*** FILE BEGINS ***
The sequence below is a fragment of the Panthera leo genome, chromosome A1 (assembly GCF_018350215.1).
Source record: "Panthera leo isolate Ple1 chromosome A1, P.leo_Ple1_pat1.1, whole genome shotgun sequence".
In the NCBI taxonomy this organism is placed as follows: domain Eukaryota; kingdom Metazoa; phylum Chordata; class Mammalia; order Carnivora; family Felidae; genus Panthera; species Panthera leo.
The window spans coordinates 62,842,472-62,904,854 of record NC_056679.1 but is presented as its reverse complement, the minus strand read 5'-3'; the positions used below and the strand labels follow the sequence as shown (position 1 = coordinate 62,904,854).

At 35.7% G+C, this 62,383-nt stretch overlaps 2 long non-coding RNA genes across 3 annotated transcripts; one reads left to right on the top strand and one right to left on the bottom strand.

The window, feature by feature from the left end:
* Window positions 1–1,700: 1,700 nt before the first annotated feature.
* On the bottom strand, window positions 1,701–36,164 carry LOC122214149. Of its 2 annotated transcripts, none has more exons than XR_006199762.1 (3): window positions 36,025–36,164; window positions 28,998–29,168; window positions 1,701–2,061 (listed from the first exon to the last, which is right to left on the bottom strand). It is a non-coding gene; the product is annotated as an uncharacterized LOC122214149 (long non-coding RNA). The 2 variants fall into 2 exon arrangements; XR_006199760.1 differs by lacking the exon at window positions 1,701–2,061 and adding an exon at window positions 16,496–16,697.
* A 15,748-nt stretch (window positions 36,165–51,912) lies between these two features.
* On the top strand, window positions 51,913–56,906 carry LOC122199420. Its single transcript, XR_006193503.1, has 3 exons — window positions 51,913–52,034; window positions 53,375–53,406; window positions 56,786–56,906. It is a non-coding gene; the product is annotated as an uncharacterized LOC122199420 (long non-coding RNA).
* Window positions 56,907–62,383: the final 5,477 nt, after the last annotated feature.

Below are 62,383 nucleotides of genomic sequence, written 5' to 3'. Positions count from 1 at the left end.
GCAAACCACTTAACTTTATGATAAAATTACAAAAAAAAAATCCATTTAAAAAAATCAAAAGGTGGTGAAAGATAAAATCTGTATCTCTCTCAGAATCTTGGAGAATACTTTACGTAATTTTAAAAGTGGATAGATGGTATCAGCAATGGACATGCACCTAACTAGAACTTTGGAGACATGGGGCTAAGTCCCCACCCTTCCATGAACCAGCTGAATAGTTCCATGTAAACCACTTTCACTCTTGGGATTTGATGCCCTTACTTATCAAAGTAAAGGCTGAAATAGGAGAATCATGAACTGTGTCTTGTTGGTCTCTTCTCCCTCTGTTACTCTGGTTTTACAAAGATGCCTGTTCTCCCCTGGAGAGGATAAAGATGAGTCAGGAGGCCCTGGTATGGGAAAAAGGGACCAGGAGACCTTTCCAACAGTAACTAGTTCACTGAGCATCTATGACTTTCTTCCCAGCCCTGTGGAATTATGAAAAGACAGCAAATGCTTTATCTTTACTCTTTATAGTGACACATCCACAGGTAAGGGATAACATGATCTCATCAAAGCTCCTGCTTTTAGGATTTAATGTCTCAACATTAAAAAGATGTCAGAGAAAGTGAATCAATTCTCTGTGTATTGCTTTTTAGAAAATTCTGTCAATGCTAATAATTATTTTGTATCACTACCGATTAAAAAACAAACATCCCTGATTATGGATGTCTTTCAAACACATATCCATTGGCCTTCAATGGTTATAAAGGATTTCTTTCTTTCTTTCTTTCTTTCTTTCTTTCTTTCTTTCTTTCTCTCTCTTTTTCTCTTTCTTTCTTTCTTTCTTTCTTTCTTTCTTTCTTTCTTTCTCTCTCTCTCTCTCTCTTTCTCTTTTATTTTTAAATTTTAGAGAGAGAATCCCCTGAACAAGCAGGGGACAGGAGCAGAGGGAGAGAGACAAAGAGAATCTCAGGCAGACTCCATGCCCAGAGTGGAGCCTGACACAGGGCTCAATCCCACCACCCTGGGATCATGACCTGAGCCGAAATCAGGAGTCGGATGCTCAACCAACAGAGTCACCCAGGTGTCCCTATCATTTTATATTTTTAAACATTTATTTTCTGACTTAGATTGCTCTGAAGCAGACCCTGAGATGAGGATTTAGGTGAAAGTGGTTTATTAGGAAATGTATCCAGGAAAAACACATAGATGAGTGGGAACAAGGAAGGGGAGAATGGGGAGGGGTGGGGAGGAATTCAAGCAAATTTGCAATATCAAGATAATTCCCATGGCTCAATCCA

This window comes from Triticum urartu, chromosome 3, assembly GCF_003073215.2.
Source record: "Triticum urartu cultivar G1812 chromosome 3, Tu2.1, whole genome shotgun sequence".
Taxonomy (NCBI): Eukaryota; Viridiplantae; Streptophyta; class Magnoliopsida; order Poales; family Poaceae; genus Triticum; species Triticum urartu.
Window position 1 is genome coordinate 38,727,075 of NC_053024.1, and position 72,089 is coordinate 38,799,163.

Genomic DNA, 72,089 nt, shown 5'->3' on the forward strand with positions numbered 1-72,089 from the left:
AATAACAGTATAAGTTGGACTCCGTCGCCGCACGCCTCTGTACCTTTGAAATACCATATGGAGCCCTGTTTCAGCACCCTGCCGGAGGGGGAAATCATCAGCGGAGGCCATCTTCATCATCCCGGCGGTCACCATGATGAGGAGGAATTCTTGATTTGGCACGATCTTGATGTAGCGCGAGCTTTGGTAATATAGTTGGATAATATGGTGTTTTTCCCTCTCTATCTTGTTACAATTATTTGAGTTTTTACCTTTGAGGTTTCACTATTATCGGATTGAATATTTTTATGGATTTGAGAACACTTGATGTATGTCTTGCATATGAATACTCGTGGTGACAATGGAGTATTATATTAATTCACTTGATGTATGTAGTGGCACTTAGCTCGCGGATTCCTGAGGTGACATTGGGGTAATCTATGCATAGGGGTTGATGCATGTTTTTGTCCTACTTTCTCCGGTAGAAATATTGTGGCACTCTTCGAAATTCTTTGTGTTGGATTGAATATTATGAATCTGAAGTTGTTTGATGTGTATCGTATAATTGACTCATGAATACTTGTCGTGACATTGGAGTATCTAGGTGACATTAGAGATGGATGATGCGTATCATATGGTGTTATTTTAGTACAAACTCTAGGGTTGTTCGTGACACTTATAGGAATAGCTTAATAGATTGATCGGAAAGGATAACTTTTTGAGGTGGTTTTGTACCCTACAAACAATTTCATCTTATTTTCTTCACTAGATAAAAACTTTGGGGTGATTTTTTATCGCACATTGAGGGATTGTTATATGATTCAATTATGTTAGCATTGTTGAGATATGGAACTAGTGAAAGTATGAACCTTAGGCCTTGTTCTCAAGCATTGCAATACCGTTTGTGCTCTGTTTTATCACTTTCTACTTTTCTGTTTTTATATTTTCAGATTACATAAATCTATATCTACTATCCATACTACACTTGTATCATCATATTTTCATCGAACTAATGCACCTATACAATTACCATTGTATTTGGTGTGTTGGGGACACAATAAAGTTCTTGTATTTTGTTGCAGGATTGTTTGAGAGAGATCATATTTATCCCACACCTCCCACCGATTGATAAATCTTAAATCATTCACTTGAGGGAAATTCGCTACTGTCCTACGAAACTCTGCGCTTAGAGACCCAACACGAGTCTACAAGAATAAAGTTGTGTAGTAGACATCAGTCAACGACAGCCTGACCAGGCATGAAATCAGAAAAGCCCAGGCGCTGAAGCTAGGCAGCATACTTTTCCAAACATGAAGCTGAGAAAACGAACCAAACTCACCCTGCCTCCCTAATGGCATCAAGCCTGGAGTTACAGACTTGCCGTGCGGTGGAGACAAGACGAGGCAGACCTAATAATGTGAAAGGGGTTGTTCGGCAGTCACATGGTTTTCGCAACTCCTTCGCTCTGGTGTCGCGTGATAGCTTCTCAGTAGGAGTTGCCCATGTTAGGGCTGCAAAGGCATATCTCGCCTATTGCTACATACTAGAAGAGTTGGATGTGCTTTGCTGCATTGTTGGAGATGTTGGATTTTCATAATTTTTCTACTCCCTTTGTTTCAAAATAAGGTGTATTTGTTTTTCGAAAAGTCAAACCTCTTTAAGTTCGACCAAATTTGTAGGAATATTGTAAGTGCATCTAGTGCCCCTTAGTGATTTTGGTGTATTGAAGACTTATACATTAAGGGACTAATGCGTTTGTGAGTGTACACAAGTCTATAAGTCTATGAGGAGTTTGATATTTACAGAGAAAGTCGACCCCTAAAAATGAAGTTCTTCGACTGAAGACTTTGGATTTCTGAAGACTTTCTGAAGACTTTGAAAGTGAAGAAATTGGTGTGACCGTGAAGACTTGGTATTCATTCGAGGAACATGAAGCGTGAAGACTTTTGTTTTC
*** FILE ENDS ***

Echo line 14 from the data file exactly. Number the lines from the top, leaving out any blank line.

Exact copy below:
This window comes from Triticum urartu, chromosome 3, assembly GCF_003073215.2.